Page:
2nd Sunday of Lent
 A Homily - B Cycle - 2002-2003

First Reading - Genesis 22:1-2, 9a, 10-13, 15-18
Psalm - 116:10, 15, 16-17, 18-19
Second Reading - Romans 8:31b-34
Gospel - Mark 9:2-10

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Mark wrote to explain Christ
to the new Gentile converts.

Jesus took Peter, James, and John and led them up a high mountain apart by themselves.  And he was transfigured before them, and his clothes became dazzling white, such as no fuller on earth could bleach them.  Then Elijah appeared to them along with Moses, and they were conversing with Jesus.  Then Peter said to Jesus in reply, "Rabbi, it is good that we are here!  Let us make three tents: one for you, one for Moses, and one for Elijah."  He hardly knew what to say, they were so terrified.  Then a cloud came, casting a shadow over them; from the cloud came a voice, "This is my beloved Son.  Listen to him."  Suddenly, looking around, they no longer saw anyone but Jesus alone with them.

As they were coming down from the mountain, he charged them not to relate what they had seen to anyone, except when the Son of Man had risen from the dead.  So they kept the matter to themselves, questioning what rising from the dead meant.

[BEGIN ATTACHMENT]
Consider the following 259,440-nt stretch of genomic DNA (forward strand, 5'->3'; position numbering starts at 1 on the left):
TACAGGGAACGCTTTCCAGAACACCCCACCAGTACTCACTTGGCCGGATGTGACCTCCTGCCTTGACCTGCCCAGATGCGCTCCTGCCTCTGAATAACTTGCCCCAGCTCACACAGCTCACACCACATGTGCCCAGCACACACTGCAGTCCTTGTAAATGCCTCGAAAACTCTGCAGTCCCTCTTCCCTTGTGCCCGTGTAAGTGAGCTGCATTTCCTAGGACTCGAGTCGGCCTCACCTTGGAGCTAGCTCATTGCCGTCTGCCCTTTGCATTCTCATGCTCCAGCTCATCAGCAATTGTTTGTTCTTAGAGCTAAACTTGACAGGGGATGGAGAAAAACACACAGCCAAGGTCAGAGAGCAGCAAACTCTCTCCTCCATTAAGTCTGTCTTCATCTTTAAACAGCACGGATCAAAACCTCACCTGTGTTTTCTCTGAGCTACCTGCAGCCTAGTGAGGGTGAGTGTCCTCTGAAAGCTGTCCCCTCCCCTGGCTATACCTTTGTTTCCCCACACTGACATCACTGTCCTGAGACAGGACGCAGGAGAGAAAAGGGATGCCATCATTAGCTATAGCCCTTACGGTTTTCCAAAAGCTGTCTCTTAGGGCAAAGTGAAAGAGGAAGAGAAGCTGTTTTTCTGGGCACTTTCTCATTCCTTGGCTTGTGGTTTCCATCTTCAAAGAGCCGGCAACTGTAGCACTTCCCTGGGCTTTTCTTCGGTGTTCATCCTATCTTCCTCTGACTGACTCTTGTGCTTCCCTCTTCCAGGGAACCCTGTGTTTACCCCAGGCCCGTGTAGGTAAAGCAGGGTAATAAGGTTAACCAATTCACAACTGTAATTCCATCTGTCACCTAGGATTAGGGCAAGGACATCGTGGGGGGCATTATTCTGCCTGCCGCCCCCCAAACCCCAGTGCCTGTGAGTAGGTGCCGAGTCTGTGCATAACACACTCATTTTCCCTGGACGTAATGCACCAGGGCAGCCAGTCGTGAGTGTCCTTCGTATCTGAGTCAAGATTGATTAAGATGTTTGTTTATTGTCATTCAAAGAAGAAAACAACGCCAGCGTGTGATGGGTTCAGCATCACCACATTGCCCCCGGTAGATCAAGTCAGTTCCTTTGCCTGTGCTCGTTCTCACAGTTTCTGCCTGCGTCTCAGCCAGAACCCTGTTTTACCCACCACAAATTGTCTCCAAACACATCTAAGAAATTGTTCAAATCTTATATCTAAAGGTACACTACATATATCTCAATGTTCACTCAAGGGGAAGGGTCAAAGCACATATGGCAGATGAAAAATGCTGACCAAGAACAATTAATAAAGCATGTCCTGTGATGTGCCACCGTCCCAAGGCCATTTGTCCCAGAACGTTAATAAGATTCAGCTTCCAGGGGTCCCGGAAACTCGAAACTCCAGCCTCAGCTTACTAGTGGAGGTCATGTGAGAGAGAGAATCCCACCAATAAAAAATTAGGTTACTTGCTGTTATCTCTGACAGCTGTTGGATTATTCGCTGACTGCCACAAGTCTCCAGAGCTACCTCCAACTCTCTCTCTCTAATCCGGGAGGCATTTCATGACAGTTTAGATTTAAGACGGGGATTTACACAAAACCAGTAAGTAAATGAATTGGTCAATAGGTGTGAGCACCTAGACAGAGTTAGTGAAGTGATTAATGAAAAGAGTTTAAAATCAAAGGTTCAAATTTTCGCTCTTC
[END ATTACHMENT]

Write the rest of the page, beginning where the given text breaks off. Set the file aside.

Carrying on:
Every year that I've lived in this country, I've always been amazed at the great spirit that abounds among people of Irish descent around the celebration of St. Patrick's Day, which is tomorrow.  For years, those of Irish descent have always told me "everyone's Irish on St. Patty's Day."

While the fact remains that I really am not even part Irish, I think that I've come close to being considered Irish at least on one occasion.  You see, just months before I entered seminary, my vocations director at the time, Fr. Gould thought that it would be a good idea for me to earn as much money as I could before starting my studies.  I had already quit my consulting job and wanted some time to visit with my friends and family, but Fr. Gould wanted me to work at least part time.  So, he got an old friend, Mrs. Murphy, to hire me for 8 weeks to work as a waiter at her pub - it's called Murphy's Irish Pub on King Street in Old Towne.  Maybe you've been there.  Well, you can imagine that it caused a stir among the staff when they learned that a future priest would be working side by side with them.  Mrs. Murphy said that it was the best thing that ever happened to the pub - the bartenders stopped swearing; the wait staff stopped smoking; even the bouncers were nicer.  On my first day, the manager sat down with me and presented me with my time card, apron and name tags.  As you know, my last name is Magat.  Well, in an attempt to make me feel welcome, he had one nametag that read, "McGat" and the other, which was my favorite read, "O'Magat."  I think that's the closest I'll ever come to being Irish.